Corps Badges

After taking command of the Army of the Potomac, Major General Joseph Hooker introduced the use of corps badges as a means of readily identifying a soldier or body of men in the confusion of battle. These badges, typically made of cloth, were pinned or sewn onto the soldier’s caps or coats. Badges were also privately produced in metal and other materials. The shapes were distinctive for each corps of the Army of the Potomac and the colors red, white, and blue signified whether they belonged to the first, second, or third division of their respective corps.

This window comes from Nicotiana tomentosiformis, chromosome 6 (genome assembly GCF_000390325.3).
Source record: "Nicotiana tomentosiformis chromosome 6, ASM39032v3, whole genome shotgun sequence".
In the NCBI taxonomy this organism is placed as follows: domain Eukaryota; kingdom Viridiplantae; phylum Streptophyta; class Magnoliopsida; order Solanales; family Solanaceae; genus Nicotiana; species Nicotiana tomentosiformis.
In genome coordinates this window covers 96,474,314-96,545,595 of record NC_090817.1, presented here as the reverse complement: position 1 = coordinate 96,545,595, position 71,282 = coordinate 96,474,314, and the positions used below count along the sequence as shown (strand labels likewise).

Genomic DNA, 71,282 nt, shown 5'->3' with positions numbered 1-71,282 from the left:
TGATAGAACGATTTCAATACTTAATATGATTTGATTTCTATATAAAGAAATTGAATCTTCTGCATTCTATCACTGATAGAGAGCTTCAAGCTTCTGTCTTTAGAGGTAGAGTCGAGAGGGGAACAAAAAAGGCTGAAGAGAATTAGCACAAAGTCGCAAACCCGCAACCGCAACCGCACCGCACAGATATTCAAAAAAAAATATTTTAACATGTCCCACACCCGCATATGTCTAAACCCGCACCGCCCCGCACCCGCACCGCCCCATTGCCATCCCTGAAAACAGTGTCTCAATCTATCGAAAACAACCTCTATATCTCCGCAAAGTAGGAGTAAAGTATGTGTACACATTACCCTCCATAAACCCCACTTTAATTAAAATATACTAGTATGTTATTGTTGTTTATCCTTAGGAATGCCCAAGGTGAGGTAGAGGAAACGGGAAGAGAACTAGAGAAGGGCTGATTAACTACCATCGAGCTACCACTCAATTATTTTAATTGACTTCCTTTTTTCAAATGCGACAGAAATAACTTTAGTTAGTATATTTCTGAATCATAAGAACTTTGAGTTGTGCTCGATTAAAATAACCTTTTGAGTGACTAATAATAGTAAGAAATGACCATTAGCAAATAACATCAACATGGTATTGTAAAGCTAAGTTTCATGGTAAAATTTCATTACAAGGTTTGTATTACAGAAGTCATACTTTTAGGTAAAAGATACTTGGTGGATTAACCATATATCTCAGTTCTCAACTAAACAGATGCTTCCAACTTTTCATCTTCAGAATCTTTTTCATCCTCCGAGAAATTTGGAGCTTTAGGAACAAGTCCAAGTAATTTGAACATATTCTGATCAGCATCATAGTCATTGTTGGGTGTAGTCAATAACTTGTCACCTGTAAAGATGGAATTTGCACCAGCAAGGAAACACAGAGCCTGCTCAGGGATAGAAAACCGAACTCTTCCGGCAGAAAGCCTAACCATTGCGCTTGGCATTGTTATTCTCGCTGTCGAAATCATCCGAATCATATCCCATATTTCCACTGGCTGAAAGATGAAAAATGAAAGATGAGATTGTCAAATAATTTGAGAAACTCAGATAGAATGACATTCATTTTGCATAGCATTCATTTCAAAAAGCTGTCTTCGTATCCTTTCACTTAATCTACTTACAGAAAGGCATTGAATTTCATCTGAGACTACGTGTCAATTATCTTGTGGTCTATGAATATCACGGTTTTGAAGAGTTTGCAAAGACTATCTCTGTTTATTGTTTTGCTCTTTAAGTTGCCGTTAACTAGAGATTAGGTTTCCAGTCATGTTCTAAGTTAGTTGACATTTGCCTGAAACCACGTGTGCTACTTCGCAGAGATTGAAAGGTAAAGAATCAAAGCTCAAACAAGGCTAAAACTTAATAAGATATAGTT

by Spring of 1863 the army was now under the command of General Joseph Hooker, who took to planning out a corps insignia for all those under his command.  His chief-of- staff General Dan Butterfield is said to have had the most involvement in ‘designing and perfecting’ the first ideas for what these corps insignia would be.


1st Corps — Circular disc or “full moon”

2nd Corps — Trefoil or “shamrock”

3rd Corps – Lozenge or “diamond”

5th Corps — Maltese or “iron cross”

6th Corps — “Greek” cross

11th Corps — Crescent moon

12th Corps — Star


You can get excellent handmade reproductions by The Badge Maker